News at WilmU

A Role in Recovery

Anah Galloway, WU graduate with master’s degree is working at SOAR in north Wilmington, Delaware. Wilmington University, Delaware

master’s in Counseling helped Anah Galloway help trauma victims.

She has played a part in Wilmington University’s Alumni Association since graduating with a B.S. in Psychology in 2014. As an assistant vice president on its executive board, she’s encouraged countless graduates to “share their time, talent, and treasure” as Wildcat alumni.

Earning a master’s degree in Clinical Mental Health Counseling through WilmU’s College of Social and Behavioral Sciences has enabled her to put that recommendation into practice. In the two years since completing her master’s, she’s been applying her education toward assistance, most recently at Survivors of Abuse in Recovery (SOAR). This statewide nonprofit organization provides mental health services to victims of sexual trauma and their families.

“I do exactly what my master’s program prepared me to do,” says Galloway, “and I love what I’m doing. WilmU has opened up so many doors for me.”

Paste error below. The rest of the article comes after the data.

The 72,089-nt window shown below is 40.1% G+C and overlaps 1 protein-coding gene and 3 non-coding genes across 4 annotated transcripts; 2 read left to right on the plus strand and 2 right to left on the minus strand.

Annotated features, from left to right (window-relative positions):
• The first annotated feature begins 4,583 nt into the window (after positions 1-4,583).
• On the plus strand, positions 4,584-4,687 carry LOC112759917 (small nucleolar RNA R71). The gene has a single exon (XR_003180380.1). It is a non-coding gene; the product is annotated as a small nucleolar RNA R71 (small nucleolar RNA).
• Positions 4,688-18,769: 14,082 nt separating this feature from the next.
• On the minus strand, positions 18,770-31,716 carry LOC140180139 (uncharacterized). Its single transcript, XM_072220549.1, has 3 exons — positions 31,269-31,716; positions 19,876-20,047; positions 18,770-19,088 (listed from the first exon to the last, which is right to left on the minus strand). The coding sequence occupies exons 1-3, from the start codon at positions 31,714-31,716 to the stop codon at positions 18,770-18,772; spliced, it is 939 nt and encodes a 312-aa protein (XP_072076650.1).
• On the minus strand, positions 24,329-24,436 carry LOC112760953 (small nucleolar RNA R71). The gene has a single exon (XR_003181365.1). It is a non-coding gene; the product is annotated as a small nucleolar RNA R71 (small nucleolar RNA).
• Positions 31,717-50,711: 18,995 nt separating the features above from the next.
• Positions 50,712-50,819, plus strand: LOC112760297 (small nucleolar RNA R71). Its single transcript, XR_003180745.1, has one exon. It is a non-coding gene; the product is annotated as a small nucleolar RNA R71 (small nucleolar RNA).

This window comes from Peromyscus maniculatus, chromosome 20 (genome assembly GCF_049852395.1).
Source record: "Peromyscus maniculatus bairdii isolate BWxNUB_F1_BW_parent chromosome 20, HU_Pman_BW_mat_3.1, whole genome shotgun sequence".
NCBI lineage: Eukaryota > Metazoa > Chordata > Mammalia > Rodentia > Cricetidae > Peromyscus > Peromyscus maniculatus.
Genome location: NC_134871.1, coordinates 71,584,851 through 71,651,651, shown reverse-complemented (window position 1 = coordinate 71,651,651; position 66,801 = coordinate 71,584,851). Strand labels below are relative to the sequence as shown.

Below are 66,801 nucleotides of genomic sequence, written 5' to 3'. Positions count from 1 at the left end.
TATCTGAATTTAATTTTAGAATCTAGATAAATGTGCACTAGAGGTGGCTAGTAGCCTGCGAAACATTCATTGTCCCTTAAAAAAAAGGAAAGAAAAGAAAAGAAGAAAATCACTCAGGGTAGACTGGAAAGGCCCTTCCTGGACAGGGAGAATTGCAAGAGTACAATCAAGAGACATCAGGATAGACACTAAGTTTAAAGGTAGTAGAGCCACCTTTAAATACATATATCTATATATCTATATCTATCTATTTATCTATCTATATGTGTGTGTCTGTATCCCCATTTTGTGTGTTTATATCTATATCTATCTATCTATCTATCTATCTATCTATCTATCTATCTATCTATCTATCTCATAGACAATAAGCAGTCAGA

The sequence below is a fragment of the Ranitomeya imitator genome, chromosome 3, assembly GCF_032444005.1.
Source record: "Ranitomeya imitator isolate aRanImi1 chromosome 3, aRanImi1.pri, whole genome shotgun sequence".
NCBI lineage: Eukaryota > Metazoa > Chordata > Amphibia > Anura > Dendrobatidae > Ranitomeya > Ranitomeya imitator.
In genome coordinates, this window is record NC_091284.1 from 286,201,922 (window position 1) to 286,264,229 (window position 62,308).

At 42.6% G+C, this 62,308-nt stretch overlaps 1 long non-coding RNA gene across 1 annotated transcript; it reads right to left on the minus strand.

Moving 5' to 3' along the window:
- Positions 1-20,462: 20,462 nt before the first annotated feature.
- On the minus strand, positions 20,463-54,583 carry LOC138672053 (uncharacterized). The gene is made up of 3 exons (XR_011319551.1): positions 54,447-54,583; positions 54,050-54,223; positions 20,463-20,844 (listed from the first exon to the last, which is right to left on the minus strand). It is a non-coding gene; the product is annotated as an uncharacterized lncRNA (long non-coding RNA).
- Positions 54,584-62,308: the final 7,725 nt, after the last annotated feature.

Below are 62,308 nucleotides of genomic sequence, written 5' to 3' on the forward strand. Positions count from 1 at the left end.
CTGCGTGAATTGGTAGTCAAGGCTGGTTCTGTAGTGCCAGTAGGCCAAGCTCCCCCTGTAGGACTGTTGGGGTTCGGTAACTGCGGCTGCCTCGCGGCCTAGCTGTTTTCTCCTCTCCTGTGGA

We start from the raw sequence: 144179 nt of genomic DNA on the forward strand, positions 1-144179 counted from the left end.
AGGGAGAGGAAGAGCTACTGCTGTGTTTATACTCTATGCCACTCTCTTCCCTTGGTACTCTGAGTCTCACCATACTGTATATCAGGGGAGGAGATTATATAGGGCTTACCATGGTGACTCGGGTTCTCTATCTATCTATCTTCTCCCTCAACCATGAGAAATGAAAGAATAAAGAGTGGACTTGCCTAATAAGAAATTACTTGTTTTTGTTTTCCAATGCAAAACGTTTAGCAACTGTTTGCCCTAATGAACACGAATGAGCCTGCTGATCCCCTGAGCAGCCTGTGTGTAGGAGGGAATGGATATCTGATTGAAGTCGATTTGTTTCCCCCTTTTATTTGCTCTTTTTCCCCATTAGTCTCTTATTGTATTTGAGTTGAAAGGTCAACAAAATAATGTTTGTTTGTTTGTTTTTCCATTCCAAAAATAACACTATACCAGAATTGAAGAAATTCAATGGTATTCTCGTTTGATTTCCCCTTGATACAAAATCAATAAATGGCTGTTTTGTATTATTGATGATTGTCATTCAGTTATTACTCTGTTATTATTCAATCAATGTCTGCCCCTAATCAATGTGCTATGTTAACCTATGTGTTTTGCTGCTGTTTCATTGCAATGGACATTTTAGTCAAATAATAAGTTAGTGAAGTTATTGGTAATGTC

She joined SOAR full-time in April of 2019. As a program manager, she conducts clinical assessment interviews with adult clients, manages the intake process, and coordinates efforts at the Wilmington, Newark, Dover, and Georgetown locations. She’s even started training and supervising SOAR’s interns, a role she’d filled herself during the final semesters of her master’s program.

“The Clinical Mental Health Counseling program does a good job of integrating practical and experiential learning into its coursework,” she says, including actual group therapy sessions in which classmates are participants.

It also proved to be ahead of the curve in terms of teaching its students what they’ll need on the job. “I found out once I began working in counseling that our program really highlights trauma-informed care,” she says. “It incorporates it into every class, which is useful because I work with trauma survivors. Everyone in helping professions should be trauma-informed, but not everyone is.”

For Galloway, it’s taken time to learn how to help guide survivors of physical and emotional trauma toward recovery. But one’s talent can prove to be a treasure to those in need, she says.

“I never saw mental health counseling as something unfamiliar or shameful,” she says. “ I’m proud to take my strengths and apply them to care.”

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